Stop Hating On Princess Jasmine

I am a huge Disney fan. I did the Disney College Program in 2012 and worked in the Magic Kingdom. I follow way too many Disney social media accounts, (for real though, how many accounts of children in princess dresses can you follow before you have a serious problem!?) So when the news of the costume change for Princess Jasmine was announced, it was surrounding me. Every time I got on Facebook or Instagram I saw either outrage or enthusiasm. Everybody had an opinion, and many of these opinions were unhappy ones. I'm not going to lie, I was a little shocked by the change at first, but I did still recognize Princess Jasmine for who she was. Disney has not released an "official statement" as to why several of the characters have received new looks, but cast members have hinted at the fact that it is due to the company working towards being more "culturally accurate." This answer really hasn't helped those individuals who are upset about the change, because the land that Jasmine and Aladdin hail from, is in fact, made up. But I have to applaud Disney for trying something new and for combining both fantasy and culture. But there are many reasons why I have to give Disney a nod for this change...

When I found out I was going to be working at the "most magical place on earth," one of the first things I looked at was requirements for characters, specifically the princesses. I mean, who doesn't dream of hanging out with their favorite princess, right? But I quickly realized that I would have to grow a few more inches and drop more than a handful of pounds if I even wanted to get in the door. I understand why Disney would want characters who fit a certain standard, and yes, it makes everyone look uniform in the park, but I'm not going to say I wasn't frustrated reading the requirements because I assumed myself to be in good shape at that time. I have known girls who are "friends" with princesses and it is incredible the stress it puts on them. They are constantly watching what they eat, counting calories, cutting carbs, running miles upon miles and worrying about how they look when they are in the public eye. But there were always two who stressed a little bit more than the others... Princess Ariel and Princess Jasmine. Why? Because up until very recently, both of their costumes were midriff baring. I could not imagine having to sit out and get hundreds of pictures taken of myself everyday, with my stomach out in every single one. But these girls did it. They kept themselves on a very strict exercise and diet regimen and they stressed. But they did it. But with this change in costuming these girls can hopefully have a little bit of that stress removed from their lives. Hopefully they can feel a bit more pride in their appearances and not feel so exposed. I think this also helps girls who dream of being princesses, but maybe were raised more conservatively, not have to choose between hanging out with their favorite princess and keeping the values that are important to them.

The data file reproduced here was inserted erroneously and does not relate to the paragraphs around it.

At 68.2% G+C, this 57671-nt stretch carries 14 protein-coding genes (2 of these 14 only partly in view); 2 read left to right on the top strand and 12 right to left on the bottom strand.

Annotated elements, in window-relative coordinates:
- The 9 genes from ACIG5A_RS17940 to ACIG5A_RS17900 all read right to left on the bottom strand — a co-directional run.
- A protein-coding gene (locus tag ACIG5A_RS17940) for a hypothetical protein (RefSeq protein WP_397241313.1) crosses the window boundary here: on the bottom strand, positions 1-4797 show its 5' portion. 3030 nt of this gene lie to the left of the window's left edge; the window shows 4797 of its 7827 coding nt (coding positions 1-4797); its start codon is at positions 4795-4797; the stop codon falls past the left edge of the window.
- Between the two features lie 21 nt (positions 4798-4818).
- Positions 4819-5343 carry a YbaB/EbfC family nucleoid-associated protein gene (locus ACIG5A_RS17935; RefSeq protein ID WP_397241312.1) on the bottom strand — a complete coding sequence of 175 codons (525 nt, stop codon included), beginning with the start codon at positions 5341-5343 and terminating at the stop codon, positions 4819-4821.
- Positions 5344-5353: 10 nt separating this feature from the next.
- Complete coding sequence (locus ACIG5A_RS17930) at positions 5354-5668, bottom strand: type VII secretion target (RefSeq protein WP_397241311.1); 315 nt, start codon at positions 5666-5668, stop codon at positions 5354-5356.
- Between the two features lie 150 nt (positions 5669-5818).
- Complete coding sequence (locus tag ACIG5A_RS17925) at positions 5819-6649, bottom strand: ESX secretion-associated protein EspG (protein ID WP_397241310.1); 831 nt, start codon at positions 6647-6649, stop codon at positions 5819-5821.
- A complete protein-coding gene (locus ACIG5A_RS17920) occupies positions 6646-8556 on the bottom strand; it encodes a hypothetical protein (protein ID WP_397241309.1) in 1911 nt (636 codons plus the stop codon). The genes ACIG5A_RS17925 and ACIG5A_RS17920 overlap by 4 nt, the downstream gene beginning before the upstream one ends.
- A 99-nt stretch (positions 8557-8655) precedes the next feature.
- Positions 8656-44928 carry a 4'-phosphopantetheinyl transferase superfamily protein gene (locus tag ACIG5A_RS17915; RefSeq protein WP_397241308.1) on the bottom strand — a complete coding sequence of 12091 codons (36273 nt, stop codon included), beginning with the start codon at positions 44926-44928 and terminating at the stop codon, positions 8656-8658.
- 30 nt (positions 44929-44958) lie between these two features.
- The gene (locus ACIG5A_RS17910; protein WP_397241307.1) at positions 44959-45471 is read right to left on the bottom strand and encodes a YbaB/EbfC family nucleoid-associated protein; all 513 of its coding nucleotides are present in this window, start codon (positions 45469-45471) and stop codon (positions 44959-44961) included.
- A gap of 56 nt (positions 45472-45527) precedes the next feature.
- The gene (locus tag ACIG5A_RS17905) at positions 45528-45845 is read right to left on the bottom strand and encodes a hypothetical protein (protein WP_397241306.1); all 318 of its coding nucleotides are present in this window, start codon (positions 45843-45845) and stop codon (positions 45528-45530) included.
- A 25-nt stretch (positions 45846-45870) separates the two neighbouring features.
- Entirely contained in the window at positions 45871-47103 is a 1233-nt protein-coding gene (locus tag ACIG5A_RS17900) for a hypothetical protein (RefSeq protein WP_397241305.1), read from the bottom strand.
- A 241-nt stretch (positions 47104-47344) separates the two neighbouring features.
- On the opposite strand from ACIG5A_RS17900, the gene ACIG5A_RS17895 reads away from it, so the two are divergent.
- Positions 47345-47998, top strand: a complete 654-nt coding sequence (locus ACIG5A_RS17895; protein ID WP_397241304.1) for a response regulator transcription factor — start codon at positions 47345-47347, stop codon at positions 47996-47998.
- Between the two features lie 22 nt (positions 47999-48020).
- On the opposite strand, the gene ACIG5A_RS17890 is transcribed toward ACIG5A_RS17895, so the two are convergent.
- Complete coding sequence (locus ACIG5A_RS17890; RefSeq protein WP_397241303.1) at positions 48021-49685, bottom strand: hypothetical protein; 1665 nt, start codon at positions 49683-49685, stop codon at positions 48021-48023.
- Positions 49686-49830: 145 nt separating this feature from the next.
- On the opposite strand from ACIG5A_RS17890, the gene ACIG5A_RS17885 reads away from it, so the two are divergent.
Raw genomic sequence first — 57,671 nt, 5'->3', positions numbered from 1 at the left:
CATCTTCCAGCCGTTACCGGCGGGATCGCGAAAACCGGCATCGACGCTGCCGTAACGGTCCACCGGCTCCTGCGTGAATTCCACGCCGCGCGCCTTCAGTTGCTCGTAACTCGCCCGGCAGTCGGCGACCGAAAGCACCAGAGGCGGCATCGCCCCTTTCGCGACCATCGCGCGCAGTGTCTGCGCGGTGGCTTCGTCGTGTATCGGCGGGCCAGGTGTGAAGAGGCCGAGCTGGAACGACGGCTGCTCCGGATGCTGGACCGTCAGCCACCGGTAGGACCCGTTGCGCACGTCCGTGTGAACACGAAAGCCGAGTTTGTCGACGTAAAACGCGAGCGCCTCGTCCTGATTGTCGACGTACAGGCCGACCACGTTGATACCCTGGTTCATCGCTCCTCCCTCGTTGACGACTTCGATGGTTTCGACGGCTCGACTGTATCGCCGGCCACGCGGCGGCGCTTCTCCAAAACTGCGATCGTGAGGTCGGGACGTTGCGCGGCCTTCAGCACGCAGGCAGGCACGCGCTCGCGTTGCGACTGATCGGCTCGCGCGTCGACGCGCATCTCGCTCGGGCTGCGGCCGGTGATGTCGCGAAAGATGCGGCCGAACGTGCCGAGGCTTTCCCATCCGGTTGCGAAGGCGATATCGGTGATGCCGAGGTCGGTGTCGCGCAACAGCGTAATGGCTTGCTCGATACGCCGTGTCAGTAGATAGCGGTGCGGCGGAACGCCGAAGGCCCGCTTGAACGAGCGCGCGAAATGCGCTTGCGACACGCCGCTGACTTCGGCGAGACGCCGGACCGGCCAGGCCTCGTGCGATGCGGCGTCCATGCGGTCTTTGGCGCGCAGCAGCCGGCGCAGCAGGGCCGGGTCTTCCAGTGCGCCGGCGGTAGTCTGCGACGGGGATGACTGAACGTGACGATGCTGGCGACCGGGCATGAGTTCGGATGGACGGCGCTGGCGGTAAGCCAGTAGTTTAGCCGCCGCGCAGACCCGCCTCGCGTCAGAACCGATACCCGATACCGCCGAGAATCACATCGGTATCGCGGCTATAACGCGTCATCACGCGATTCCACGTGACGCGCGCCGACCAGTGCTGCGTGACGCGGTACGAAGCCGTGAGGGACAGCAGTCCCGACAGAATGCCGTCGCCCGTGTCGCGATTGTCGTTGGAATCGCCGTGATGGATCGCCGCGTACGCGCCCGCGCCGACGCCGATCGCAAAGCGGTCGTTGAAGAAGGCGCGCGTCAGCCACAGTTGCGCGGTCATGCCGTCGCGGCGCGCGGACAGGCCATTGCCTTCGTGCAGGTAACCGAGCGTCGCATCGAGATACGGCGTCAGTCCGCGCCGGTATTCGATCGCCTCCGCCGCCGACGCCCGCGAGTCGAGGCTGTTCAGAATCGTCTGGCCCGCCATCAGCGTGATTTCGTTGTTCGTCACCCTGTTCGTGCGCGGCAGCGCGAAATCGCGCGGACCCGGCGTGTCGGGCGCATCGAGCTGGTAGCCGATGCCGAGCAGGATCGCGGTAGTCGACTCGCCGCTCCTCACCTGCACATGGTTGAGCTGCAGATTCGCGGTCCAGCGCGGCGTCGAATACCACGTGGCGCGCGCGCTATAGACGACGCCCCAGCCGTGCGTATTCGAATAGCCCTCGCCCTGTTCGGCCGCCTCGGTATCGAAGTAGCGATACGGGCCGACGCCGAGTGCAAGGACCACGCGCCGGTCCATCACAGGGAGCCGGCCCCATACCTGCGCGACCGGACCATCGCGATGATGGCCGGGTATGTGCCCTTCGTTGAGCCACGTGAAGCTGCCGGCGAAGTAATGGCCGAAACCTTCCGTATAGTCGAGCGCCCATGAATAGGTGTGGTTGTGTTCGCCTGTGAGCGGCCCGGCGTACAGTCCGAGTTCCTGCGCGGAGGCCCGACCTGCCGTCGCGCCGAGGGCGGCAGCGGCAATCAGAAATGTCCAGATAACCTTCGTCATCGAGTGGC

Over all, I think that changing up the costume was a good move on Disney's part. Is the costume the most flattering thing in the world? No. But honestly, once you see those costumes up close and then put one on, you realize that none of them are flattering... especially in 100 degree Florida humidity. I see this move as a step forward in helping girls feel more comfortable in their own skin, and in their own cultural identity. And for that, I have to applaud Disney.

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This article has not been reviewed by Odyssey HQ and solely reflects the ideas and opinions of the creator.

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